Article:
# Why are there no practical applications of negative impedance?

It is easy to design a circuit, using operational amplifiers, for example, which produce either negative resistance, negative capacitance, or negative inductance. This is often taught in undergraduate level electronics courses. However, can anyone name one commercial or practical electronic product that actually exploits negative impedance? If there are none, why is that?

## Popular Answers

Amin Gorji· Iowa State University## All Answers (28)

Erik Lindberg· Technical University of DenmarkDerek Abbott· University of AdelaideCarlos Ignacio Sarmiento· Metropolitan Autonomous UniversityAmin Gorji· Iowa State UniversityErik Lindberg· Technical University of DenmarkG. Chris Pappas· Lawrence Berkeley National LaboratoryJacques B Sombrin· Telecommunications for Space and Aeronautics- in oscillators,

- in filters to improve the quality factor by decreasing filer resistance

- as amplifiers such as Gunn diode and parametric amplifiers.

A negative resistance is a 2-port device and much more difficult to use than a transistor:

- it as generally lower bandwidth,

- a lot of manual tuning is necessary,

- a circulator is needed to separate input and output,

- its negative value must be quite close to the opposite of the positive value of the resistance it negates for usable effect,

- if its negative value becomes higher, the device oscillates or becomes unstable.

So, as soon as a correct transistor technology exists at a given frequency, negative resistance devices are replaced by their equivalent 4-port devices.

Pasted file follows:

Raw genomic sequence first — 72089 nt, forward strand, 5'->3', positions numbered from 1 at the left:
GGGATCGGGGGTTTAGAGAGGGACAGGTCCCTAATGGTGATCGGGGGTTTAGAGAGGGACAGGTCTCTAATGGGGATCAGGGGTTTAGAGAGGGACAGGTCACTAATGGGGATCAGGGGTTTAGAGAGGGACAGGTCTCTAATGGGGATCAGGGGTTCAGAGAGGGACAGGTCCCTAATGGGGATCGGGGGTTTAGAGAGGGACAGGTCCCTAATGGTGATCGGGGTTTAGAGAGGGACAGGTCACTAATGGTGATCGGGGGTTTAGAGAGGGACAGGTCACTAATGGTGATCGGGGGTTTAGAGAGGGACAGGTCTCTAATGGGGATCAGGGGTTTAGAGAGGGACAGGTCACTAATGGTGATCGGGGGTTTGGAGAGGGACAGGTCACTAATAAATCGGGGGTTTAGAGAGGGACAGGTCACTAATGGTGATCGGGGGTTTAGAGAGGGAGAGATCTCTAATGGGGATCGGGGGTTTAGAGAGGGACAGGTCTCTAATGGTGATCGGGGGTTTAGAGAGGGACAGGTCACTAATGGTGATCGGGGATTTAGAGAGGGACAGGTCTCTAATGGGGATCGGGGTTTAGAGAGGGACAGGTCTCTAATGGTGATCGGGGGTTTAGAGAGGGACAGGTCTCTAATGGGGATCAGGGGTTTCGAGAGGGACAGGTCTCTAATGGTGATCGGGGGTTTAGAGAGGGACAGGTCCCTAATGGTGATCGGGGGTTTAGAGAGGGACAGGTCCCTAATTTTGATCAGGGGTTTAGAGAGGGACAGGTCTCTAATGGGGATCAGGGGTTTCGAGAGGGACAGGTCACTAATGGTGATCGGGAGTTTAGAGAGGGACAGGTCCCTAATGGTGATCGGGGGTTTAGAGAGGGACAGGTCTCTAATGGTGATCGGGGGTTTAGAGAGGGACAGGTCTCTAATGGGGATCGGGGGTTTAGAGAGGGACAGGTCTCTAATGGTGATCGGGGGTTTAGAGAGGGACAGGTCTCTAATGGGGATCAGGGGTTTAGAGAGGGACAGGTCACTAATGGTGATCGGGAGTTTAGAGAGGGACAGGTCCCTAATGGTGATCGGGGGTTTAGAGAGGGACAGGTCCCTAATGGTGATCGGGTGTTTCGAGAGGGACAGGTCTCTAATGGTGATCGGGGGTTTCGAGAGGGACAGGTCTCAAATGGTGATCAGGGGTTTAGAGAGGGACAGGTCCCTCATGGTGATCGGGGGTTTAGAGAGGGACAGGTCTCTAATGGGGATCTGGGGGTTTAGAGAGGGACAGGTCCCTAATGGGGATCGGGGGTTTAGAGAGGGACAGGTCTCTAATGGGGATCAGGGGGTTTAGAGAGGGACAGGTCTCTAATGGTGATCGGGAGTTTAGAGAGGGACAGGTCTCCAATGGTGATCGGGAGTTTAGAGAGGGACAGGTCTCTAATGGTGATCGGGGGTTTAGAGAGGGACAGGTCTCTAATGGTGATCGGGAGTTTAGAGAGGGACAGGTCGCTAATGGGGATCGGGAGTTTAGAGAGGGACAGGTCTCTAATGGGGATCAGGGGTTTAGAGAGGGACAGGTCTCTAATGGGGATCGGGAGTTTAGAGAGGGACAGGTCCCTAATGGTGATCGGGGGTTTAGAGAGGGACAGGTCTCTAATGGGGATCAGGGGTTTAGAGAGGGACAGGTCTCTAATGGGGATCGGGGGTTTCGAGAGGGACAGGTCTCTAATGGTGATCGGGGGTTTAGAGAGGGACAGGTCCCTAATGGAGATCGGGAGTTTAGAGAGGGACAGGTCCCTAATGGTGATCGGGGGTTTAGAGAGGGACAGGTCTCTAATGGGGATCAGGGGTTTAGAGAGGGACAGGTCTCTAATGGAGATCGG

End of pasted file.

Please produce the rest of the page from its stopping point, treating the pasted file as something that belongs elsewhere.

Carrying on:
That is why negative resistances are not generally used in consumer equipment.

Pisupati Sadasiva Subramanyam· Vignana Bharathi Institute of TechnologyThe concept of negative Impedance is not prevalent.But negative reactance is comprehensible. As Inductive reactance is expressed as

+jX we say -jx is capacitive reactance. Impedance Z=Sqrt ( R^2+X^2) and it can never be negative.

But the concept of negative resistance is well established. Electrical arc has negative resistance.

In Electronic Devices characteristics like Tunnel Diode,Gunn Diode etc. etc.we have negative Resistance region and only in negative resistance region it can act as Oscillator.

In addition to the feedback oscillators, which use two-port amplifying active elements such as transistors and op amps, linear oscillators can also be built using one-port (two terminal) devices with negative resistance such as magnetron tubes, tunnel diodes and Gunn diodes. Negative resistance oscillators are often used at high frequencies in the microwave range and above, since at these frequencies feedback oscillators perform poorly due to excessive phase shift in the feedback path.

Dr.P.S.

Erik Lindberg· Technical University of DenmarkIn the negative resistance region the small signal model is unstable. The bias point of an oscillator vary with time. Oscillators are nonlinear circuits which may be investigated as time varying linear circuits.

Pisupati Sadasiva Subramanyam· Vignana Bharathi Institute of TechnologyYou are absolutely correct in that Oscillators should operate in the negative resistance characteristic region of these devices.

In the case of negative resistance of the arc, as the current increases resistance decreases and current increase and so on.

By negative impedance we mean the impedance phase shifted by 180 degrees and the current also gets phase shifted likewise by 180 degrees but does not change in magnitude.

I am happy that the question by Mr.Abbot and the answers by you are quite interesting.

This has led to discussions on Circuit parameters and Electronic Devices,

particularly micro wave generation.,

Dr.P.S.

Erik Lindberg· Technical University of DenmarkReal world linear oscillators are damped circuits. The nonlinearities do not bring the poles to the imaginary axis. The Barkhausen criterion is based on the assumption of a linear circuit. A steady state linear oscillator with poles on the